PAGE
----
Still, in hindsight, I wished that I had explored a little more in my first playthrough; the game never stopped me from going wherever I wanted, but I do believe that the game would have been even more meaningful in its final moments had I sought out more collectibles which do have actual storytelling significance. RiME is a solely single-player experience, which is precisely part of what the developer intended. Still, that seclusion might be a big deal for some gamers. I mentioned Journey earlier; that game’s clever use of “multiplayer” was one of its strongest qualities, but here it would be entirely out of place. Online functionality here is only for achievements and trophies, so don’t hold out hope for an unlockable cooperative mode at game’s end.
As I played, my experience evoked time spent in several titles I’ve played over the years: the aforementioned Journey and The Legend of Zelda, as well as ICO and even the Assassin’s Creed series. The design of RiME is like a buffet of mechanics from classics to more modern games, so while it does everything very well, there isn’t a lot mechanically that feels new. If you play video games often, you won’t have any trouble here, as the controls are intuitive and feel natural to what other games have done. However, I allowed my eight year-old daughter to play, who admittedly has played far fewer games than myself even if she is “well-versed” for her age. She fit right into the proceedings with no problem. In fact, on that note, even as the game gets progressively darker in tone, I had no issue allowing my daughter to play even with her younger than the advised 10 and up; I hope to see her beat the game soon, so that we can discuss the themes together and what they meant to her.
The puzzles throughout the game are never cripplingly difficult, yet they feel natural to the world being played in. I believe when faced with whether to prioritize challenge or how well a puzzle “fits” the world, the latter always won out in development. As such, while the game may never stump you, the fact that you pick up on these solutions without any hand-holding just stresses how well the developers did their jobs.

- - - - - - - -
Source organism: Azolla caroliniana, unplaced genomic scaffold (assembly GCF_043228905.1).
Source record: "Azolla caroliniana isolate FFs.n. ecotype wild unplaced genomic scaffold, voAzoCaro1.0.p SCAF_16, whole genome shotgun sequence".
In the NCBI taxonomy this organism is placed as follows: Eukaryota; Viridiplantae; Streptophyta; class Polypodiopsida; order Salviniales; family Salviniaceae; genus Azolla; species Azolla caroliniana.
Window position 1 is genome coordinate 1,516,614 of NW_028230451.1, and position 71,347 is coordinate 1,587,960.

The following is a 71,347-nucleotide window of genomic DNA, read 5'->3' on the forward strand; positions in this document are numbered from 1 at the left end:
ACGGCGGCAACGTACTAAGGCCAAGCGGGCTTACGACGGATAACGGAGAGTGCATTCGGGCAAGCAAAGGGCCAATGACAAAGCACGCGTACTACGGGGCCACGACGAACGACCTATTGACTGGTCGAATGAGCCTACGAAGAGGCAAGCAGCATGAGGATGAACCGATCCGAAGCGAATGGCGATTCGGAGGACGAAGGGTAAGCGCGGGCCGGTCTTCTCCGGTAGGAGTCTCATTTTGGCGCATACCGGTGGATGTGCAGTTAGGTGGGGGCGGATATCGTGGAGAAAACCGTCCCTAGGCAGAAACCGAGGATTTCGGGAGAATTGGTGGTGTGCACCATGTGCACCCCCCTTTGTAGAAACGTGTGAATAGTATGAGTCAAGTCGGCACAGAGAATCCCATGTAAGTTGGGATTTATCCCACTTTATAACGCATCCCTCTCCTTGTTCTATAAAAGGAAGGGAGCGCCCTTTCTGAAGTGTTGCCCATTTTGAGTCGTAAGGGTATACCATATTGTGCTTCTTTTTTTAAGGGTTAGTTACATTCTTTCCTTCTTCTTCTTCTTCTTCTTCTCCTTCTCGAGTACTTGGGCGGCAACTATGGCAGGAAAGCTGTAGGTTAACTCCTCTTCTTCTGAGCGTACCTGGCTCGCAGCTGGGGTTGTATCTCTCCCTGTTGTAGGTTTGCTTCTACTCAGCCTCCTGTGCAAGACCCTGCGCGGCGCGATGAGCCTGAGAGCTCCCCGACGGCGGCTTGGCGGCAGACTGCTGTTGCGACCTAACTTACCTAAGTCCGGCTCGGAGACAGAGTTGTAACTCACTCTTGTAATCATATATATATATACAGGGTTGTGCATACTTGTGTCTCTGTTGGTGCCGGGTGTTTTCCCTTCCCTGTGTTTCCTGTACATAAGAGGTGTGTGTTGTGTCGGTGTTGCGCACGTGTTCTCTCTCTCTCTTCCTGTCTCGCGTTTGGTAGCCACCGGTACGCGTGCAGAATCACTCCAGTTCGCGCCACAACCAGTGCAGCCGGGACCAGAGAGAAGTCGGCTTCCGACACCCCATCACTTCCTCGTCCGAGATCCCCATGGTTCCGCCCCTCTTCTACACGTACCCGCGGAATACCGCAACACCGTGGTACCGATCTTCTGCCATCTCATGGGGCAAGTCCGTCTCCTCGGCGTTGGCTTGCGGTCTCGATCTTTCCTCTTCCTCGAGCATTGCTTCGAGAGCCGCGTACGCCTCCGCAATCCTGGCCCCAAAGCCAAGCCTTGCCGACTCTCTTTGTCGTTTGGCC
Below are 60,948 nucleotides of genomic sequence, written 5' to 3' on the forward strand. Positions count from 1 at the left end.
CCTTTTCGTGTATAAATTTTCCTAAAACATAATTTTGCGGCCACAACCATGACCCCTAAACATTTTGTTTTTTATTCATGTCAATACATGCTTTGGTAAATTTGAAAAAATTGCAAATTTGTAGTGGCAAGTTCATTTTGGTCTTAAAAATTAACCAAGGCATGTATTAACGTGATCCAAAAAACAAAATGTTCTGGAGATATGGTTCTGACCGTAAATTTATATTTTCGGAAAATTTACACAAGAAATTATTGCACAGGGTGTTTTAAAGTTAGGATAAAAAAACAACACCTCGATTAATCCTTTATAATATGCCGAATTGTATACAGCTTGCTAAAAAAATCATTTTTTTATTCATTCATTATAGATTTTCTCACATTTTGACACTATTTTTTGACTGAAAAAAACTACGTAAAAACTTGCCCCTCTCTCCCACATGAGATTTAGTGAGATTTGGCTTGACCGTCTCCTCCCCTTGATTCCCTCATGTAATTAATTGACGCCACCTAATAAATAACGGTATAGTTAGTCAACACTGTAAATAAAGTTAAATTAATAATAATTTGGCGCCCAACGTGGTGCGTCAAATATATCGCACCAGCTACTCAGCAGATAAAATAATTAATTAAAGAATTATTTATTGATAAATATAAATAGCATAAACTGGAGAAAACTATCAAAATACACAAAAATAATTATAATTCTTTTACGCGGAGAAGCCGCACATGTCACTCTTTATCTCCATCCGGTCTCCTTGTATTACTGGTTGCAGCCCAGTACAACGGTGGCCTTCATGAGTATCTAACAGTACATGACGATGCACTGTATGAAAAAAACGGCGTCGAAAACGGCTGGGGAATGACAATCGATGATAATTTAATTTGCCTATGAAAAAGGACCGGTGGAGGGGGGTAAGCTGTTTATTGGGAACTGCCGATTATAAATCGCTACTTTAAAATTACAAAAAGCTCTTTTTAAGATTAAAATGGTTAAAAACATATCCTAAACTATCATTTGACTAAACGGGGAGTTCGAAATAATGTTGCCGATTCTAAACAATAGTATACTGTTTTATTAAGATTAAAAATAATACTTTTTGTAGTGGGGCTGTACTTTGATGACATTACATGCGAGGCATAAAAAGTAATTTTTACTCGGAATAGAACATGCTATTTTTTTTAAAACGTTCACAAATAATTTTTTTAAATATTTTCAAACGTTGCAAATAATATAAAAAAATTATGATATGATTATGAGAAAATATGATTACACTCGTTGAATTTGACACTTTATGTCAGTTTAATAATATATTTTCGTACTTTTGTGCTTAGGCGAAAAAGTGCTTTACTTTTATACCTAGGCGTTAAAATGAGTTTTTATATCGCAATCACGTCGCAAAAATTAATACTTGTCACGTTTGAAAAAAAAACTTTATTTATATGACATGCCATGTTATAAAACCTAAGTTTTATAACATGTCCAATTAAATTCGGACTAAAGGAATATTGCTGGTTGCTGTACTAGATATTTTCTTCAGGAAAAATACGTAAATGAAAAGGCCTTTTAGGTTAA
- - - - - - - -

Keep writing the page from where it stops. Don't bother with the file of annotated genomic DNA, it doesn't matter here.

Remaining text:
I’ve admittedly gushed about many aspects of the game, but there is a gray edge to this all. I’ve read of launch issues with framerates and performance on PC, and while I’m not reviewing that platform, I can say that there were too many times when the game dipped in frameson Xbox One. I don’t know about PS4, but if it never did, then it would seem to be the exception. These issues may be patched in time, but as of now, they did hurt the experience to a degree. Occasionally, the camera was caught awkwardly when I would dip into a low hanging alcove. These don’t necessarily kill the game, but they do hurt being invested in the proceedings.
Overall, I was very impressed with RiME. If you’ve read this far, I would say that if you like games you can experience, rather than just play, you should definitely purchase RiME. If exploration and discovery are important to you, while still knowing that you won’t get lost in a nebulous open-world, then this game should be enjoyable. There are many with hurts that are far-reaching that can possibly be helped by playing through this title. Few games attempt, and I think RiME mostly delivers on that lofty goal. I plan to go back to the island again soon; maybe, you should too.
Review copy generously provided by Sandbox PR.
The Bottom Line
RiME is a title that evokes emotional response through its design similarities to many great games, but stands apart from them by centering itself on an often unaddressed topic, relatable to all. Tequila Works took their time with this one, but the final product is well worthy of a playthrough.